The only reason I urge you to persist is that dried mushrooms are so wonderful and if you like them, it's worth finding a way of using them that works for you. My first thought, though, is to try different mushrooms.

                1. I feel your pain. Mushroom risotto is a house dish around here. I've gotten where I'm kinda lazy- I soak the porcini to reconstitute, then fish out (sieve or slotted spoon) and toss the shrooms and use the liquid to make up broth to add to the risotto. Add sautéed or raw fresh shrooms to the risotto as it cooks and call it good.

                  The alternative is to fish out the reconstituted pieces and wash each one to get out the grit, then chop before adding to the risotto. Lotta work for marginal improvement in the final (usually weekday, trying to feed the Chowpup) product.

                  And don't bother with straining the liquid- too fussy (sorry to all the fussy cooks who've already posted). Unless there are little pieces you're worried about, pouring off the top and leaving a little liquid behind leaves the settled grit, too.

                  1. Can't say I have real grit problems. I just soak the mushrooms in a significant amount of water. Then I pull the mushrooms out and let the liquid drip away. The grit always seems to be settled to the bottom of the container.

                    I pour the liquid off the top through a paper cone coffee filter and always use it. It's delicious too.

                    1. I use Marcella Hazan's method, and while it is a bit of work, I've never had grit make it to the final dish. First I reconstitute the mushrooms in hot water. Then I lift them out of there (using a slotted spoon or my hand) and put them large bowl of cool water. I slosh them around, lift them out, and put them in a strainer. I dump out the cool water, which always has grit in it, rinse the bowl, and repeat. If there is no grit in the bowl after the second sloshing, I'm done. Otherwise I repeat it again.

                      As for the liquid in which the mushrooms soaked, I drain it through a strainer into which I have put a paper towel. It's much faster than a coffee filter.

                      What I can't figure out is how to get the grit out of dried mushroom that are to be ground up to a powder to use in a recipe, typically to make a crust on beef. Thus I have avoided making any of those recipes, as I just know there's grit in there.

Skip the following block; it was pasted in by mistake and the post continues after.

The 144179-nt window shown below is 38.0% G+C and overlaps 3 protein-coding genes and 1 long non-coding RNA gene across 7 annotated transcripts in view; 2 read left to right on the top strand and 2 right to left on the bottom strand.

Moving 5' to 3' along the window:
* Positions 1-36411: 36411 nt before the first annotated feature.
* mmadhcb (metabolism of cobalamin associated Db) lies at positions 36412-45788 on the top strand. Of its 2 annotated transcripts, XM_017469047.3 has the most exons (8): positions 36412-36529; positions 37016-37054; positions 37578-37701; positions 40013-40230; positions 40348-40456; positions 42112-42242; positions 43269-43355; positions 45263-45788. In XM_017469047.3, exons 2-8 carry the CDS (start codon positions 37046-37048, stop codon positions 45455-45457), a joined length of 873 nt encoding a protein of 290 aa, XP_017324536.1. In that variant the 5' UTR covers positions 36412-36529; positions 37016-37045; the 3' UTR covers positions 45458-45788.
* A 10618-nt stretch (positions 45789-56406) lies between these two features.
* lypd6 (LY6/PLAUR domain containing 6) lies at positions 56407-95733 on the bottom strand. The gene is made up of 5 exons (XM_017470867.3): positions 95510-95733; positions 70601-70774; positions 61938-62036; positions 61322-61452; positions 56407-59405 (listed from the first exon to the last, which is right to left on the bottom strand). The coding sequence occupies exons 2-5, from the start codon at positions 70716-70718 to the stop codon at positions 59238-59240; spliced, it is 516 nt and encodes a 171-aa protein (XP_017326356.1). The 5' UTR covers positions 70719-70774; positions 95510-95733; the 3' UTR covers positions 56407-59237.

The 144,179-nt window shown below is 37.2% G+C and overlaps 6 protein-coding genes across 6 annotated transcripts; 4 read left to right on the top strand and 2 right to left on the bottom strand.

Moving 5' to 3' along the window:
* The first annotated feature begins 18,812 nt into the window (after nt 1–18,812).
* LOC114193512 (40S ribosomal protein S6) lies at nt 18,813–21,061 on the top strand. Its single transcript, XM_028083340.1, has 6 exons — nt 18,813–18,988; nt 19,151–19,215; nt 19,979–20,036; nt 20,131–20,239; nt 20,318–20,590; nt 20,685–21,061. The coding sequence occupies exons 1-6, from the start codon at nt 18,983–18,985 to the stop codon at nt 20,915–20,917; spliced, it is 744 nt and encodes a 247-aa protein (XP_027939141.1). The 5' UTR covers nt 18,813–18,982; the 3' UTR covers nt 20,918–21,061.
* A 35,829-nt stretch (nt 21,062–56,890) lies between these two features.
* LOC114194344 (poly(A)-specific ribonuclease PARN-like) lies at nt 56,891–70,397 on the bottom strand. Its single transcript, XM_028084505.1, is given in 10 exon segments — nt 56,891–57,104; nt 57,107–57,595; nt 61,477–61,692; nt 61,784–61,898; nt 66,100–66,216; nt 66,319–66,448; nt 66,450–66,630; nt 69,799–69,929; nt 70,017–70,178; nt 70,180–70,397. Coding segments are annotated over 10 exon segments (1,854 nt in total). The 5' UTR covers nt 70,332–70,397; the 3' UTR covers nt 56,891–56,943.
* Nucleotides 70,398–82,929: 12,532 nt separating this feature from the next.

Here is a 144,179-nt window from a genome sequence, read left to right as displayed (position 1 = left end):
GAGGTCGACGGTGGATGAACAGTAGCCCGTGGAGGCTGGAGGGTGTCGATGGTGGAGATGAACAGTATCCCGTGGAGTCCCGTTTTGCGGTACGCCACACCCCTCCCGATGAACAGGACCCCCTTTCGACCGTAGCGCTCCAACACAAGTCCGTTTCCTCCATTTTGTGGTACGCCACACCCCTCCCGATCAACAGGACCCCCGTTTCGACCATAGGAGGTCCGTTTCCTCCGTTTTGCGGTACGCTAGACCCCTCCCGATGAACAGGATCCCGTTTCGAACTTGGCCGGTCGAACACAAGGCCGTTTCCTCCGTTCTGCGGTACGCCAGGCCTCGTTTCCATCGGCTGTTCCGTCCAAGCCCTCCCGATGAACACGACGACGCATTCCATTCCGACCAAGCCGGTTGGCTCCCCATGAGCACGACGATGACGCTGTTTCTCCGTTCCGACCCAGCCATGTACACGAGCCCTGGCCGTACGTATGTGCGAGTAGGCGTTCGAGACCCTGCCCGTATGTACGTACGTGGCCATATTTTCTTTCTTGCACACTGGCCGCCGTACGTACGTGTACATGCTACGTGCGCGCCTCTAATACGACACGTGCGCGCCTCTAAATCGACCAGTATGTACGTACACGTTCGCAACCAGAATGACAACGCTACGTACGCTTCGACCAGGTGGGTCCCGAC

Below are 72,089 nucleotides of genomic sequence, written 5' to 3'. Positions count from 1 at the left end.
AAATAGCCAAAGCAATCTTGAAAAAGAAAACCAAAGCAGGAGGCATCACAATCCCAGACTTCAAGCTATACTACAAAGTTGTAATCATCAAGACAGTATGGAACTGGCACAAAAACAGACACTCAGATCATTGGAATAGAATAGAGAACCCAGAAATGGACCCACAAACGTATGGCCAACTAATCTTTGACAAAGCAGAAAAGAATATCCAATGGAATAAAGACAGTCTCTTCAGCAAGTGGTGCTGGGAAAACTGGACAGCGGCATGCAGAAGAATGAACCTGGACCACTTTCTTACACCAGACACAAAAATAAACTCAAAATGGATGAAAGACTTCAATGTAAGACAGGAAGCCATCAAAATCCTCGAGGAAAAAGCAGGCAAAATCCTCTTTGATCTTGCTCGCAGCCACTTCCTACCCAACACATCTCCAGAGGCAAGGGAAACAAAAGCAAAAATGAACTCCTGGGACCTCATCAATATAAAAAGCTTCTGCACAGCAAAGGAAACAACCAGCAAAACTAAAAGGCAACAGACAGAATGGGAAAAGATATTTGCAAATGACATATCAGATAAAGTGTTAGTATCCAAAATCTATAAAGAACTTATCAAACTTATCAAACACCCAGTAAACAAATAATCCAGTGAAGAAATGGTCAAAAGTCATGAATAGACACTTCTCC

1 Reply
                      1. re: bitchincook

                        U can try drying them out again in the sun or in an oven set at low

                      2. Won't a coffee filter leave its the grit and the mushrooms?

                        With the hydrating liquid only left behind?

                        3 Replies
                        1. re: C. Hamster

                          Yes, the filter is for saving the soaking fluid, which is great for broth. The shrooms themselves still need rinsing afterward,and if one wants to be careful, you can try straining again, to see if grit is still being captured.

                          1. re: C. Hamster

                            You lift the shrooms out of the liquid, then pour only the water
                            through the filter, which removes the grit, allowing the brothy liquid to be used.

                            1. re: greygarious

                              Good clarification. I didn't gather that the C.Ham's question implied putting the shrooms into the filter with the fluid.

                          2. I've only used dried porcini mushrooms, but I've done so very often. The rinsing process you describe sounds pretty good, but maybe your cheesecloth is not fine enough? I use a paper towel or two in a colander. That's adequate, I find. A coffee filter would be even more purifying, but maybe more than necessary.

                            1. My experience with Porcinis, which I buy by in 500gm packages (I am an addict, and use them in some unlikely things) is that the grades *do* matter. I don't know if trumpet mushrooms are graded, but if they are, then in addition to the other good advice you have already gotten here I suggest trying a packet of Grade A. If you are buying Grade B anything, it should be Maple syrup.

                              1. I agree with you 1,000%! I crusted a prime rib for Christmas; rust smelled wonderful! My brother-in-law wanted to eat it. I took one little taste and it was delicious, but I had a mouth full of grit. I tried again ad used soaking and rinsing. No flavor! Years ago, I know I bought mushroom powder and I don't remember any grit. However, I can't find it again! Good luck!